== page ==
What Exactly is Industrial Design?
Sometimes when people hear “Industrial Design,” they might not exactly know what it entails. With the word “industrial” in the title, they might imagine it deals with solely manufacturing, but that is not the case. Industrial design is the creative act of exploring and defining the form and function of a product, which comes before the production and manufacturing of the product. Industrial designers typically focus on the functionality, aesthetics, and manufacturability of a product. They uncover ways to make a product novel, add value, and consider things like ergonomics and how to make an overall better product for all parties involved.
The process of designing a product doesn’t come without its challenges. There are usually multiple design iterations, and the process from start to finish isn’t usually a straight line. As someone who has worked in the field, I would like to share some of the challenges I have come across in this process, and ways that you can overcome or alleviate them.
Some Challenges Industrial Designers Face
One of the challenges I have come across is transcribing what the customer/client wants, and being able to make their vision “come to life.” Sometimes they might provide you with napkin sketches of what the form should like, or a rough initial prototype. One of the next steps is taking this information, and creating a 3D CAD model. This model can then be used for design refinement, as well as a basis for creating prototypes and manufacturing drawings. Luckily, SOLIDWORKS has an arsenal of tools to help make this process easier.
If you have sketches or images to work with, you can use them as something known as a Sketch Picture. Sketch Pictures can be inserted into a sketch, and allows you basically trace over an image. This can help you accurately convey the form that way portrayed in the image. If there is a physical model that the design is based on, you can take images from different angles, and place them on unique planes to better represent the different sides of a product. It is always a good idea to test the form and function of a product to make sure it has good ergonomics. This is especially important when creating products that require human interaction. 3D Printing has made this easier, and testing the product early on by prototyping it can save a lot of headaches later on.
Learn Some New Techniques
Another recommendation for building complex models is to explore the mass amount of tools SOLIDWORKS has to offer. Making a model that is organic in form or has a rough spot that needs attention? Check out the Surfacing tools! You can create some really intricate forms by going beyond your basic boss & cut extrudes. Overwhelmed by the amount of tools and not understanding how to use them? Maybe we can help! We offer different training classes that cover advanced topics like Surfacing, Sheet Metal, and Simulation. We also have SOLIDWORKS Essentials, which is great if you are new to SOLIDWORKS or want a refresher to learn some great tips and tricks like the one mentioned below.
Replace Entity Tool
Another challenge industrial designers face is making changes to a model in SOLIDWORKS, and having the said change “break” other aspects or features in your model. If you have ever needed to make a modification to a feature, especially one that is higher up in your FeatureTree, this one is for you. One tool that you might not know about, is the “Replace Sketch Entity” tool. Replace Sketch Entity is a tool used to replace a single entity with another in an existing sketch while maintaining downstream references linked to that geometry. If you delete an entity with outside references, the Sketch Confirm Delete dialog will be prompted, and you can choose the option to replace it. It is also available under Sketch Tools> Replace Entity. It can save you from having to reattach relations manually, and can be a great way to make modifications without downstream consequences.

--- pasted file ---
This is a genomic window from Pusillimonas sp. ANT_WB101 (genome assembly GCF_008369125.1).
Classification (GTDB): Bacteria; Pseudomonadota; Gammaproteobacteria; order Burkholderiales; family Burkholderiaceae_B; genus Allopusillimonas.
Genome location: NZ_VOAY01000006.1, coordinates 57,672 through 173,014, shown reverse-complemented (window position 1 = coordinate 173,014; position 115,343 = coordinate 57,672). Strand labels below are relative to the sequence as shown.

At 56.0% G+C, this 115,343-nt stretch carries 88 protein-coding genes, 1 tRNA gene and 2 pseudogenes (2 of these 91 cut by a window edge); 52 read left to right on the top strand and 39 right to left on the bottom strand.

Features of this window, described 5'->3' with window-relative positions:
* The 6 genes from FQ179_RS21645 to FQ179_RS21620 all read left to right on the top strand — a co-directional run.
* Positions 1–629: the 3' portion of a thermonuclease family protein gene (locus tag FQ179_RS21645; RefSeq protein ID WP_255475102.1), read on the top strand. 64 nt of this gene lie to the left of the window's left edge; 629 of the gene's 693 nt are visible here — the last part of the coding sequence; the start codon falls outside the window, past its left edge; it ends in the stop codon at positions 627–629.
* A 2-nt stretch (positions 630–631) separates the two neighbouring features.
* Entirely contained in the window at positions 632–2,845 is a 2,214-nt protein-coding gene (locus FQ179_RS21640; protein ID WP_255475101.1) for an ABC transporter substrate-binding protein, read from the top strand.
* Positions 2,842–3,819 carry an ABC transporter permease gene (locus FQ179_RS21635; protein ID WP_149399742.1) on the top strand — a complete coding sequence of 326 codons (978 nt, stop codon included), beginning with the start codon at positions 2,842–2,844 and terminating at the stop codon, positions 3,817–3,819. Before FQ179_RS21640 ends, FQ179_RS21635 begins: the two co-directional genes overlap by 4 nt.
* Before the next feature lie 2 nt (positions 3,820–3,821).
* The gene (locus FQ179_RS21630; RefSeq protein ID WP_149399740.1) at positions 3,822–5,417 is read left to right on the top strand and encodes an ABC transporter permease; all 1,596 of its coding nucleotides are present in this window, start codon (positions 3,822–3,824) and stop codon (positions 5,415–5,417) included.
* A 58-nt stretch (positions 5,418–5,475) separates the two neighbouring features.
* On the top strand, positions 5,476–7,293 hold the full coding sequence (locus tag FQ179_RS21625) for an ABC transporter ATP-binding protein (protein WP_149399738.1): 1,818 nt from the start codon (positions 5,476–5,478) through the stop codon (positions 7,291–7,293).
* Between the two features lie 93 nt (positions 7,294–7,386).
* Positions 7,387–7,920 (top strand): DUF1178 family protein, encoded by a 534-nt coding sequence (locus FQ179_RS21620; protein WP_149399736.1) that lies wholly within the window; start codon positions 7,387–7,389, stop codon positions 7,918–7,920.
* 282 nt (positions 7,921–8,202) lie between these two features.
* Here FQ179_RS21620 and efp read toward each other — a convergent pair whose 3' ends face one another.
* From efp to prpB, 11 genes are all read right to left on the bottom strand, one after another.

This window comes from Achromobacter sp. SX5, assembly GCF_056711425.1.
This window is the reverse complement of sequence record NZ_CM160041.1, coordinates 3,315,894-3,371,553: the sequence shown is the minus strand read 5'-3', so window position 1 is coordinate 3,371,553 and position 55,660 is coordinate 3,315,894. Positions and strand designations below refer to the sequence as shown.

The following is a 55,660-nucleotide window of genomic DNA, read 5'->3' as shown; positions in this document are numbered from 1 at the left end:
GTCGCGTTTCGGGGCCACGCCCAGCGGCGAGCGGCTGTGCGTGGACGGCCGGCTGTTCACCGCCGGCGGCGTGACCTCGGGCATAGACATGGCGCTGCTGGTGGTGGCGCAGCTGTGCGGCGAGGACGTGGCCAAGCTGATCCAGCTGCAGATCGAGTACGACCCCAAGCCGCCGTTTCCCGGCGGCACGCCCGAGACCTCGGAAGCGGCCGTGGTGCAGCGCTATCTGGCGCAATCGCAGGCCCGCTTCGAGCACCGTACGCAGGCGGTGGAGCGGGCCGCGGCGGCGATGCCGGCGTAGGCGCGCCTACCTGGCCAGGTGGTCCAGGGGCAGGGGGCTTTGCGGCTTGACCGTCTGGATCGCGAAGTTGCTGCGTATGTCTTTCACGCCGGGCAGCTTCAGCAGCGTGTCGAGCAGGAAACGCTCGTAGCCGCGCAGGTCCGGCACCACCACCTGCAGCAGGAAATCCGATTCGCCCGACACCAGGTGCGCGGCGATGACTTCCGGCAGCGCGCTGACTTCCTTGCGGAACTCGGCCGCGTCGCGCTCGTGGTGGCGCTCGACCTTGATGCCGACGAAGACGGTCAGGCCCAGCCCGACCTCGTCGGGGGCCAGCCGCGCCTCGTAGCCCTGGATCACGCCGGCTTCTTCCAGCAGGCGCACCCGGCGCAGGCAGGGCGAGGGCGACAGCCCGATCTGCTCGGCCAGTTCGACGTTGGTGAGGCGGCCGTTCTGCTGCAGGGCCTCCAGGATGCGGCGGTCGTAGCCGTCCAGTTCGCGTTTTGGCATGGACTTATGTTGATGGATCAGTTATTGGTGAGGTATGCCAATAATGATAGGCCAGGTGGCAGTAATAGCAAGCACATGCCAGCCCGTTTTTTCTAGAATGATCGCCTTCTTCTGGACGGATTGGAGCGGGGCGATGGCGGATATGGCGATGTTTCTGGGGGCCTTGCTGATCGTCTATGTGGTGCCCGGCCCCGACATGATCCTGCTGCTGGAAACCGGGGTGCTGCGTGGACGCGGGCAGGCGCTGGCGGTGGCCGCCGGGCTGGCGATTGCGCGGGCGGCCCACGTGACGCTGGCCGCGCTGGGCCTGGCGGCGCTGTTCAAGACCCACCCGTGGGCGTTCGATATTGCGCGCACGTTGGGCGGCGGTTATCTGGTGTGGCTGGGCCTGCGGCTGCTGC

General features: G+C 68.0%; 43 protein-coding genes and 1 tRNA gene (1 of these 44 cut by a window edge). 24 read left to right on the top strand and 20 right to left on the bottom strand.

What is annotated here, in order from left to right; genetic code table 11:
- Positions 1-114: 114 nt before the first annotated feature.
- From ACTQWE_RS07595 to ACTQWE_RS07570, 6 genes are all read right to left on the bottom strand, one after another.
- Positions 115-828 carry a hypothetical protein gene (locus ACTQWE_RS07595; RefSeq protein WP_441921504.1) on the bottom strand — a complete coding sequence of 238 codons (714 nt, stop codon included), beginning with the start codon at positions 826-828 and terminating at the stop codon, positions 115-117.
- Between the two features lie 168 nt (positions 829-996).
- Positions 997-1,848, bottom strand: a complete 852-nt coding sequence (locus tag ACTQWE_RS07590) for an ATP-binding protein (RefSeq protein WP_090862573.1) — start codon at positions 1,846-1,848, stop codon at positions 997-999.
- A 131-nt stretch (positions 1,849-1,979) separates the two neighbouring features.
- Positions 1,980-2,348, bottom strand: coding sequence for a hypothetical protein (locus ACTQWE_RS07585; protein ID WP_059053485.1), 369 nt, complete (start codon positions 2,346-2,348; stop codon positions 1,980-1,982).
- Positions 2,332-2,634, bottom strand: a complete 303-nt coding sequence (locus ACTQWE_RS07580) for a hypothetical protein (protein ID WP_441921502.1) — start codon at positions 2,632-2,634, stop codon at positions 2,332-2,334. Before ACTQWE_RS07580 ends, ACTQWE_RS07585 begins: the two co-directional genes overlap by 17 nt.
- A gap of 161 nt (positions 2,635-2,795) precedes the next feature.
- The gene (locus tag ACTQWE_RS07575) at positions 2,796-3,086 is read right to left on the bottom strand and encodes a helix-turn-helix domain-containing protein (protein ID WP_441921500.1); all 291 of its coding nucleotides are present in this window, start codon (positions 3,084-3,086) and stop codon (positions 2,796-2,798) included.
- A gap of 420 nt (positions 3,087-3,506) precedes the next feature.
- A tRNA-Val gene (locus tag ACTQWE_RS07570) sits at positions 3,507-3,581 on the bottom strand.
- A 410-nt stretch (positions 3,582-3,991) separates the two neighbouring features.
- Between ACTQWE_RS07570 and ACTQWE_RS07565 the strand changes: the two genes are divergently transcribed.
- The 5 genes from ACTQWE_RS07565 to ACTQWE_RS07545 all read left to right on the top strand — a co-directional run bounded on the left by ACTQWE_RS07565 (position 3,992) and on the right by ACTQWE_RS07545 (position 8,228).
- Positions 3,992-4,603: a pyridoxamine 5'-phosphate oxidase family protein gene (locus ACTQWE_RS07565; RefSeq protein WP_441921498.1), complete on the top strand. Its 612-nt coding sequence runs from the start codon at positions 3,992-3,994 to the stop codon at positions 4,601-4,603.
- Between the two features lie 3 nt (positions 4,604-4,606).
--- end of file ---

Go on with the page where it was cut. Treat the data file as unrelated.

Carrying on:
Collaboration with 3DEXPERIENCE
As an Industrial Designer, one of the biggest hurdles to jump is collaborating with engineers, other designers, and our clients. Sometimes both parties think they are on the same page, and then after hours of work are done, the client comes back, and says “that isn’t exactly what I had in mind.” To avoid this, a recommendation would be to set up your project in phases, so that there is frequent communication. 3D PDFs are a great way to share content, especially with those who might not have CAD software. Showing updates and changes through presentations are a great way to document and record the milestones along the development process.
Another tool that you can use is the 3DEXPERIENCE platform. The 3DExperience Platform with SOLIDWORKS checks all of these boxes, and more, by creating a collaborative platform that can be used to share files, manage projects and tasks, and allow designs to be stored securely on the cloud. Even with the basics of the platform, saving and working off files directly on the cloud allows teams to work on the same project without creating duplicates and stepping on anyone’s toes. Lastly, the biggest draw of all; while SOLIDWORKS runs on your local PC, the platform is browser-based. This means you can share content, revise designs, and create a strategy from any internet-connected device with extreme flexibility. To learn more about the 3DExperience Platform click here.
Ready… Set… Design!
If you have upcoming projects, give some of these tips and tricks a try. Or if you and/or your business are overwhelmed or want a fresh perspective, take a look at CADimensions Design Services. We can help you create or refine your designs. From modeling to creating drawings and marketing material, we’re with you every step of the way ensuring your success!
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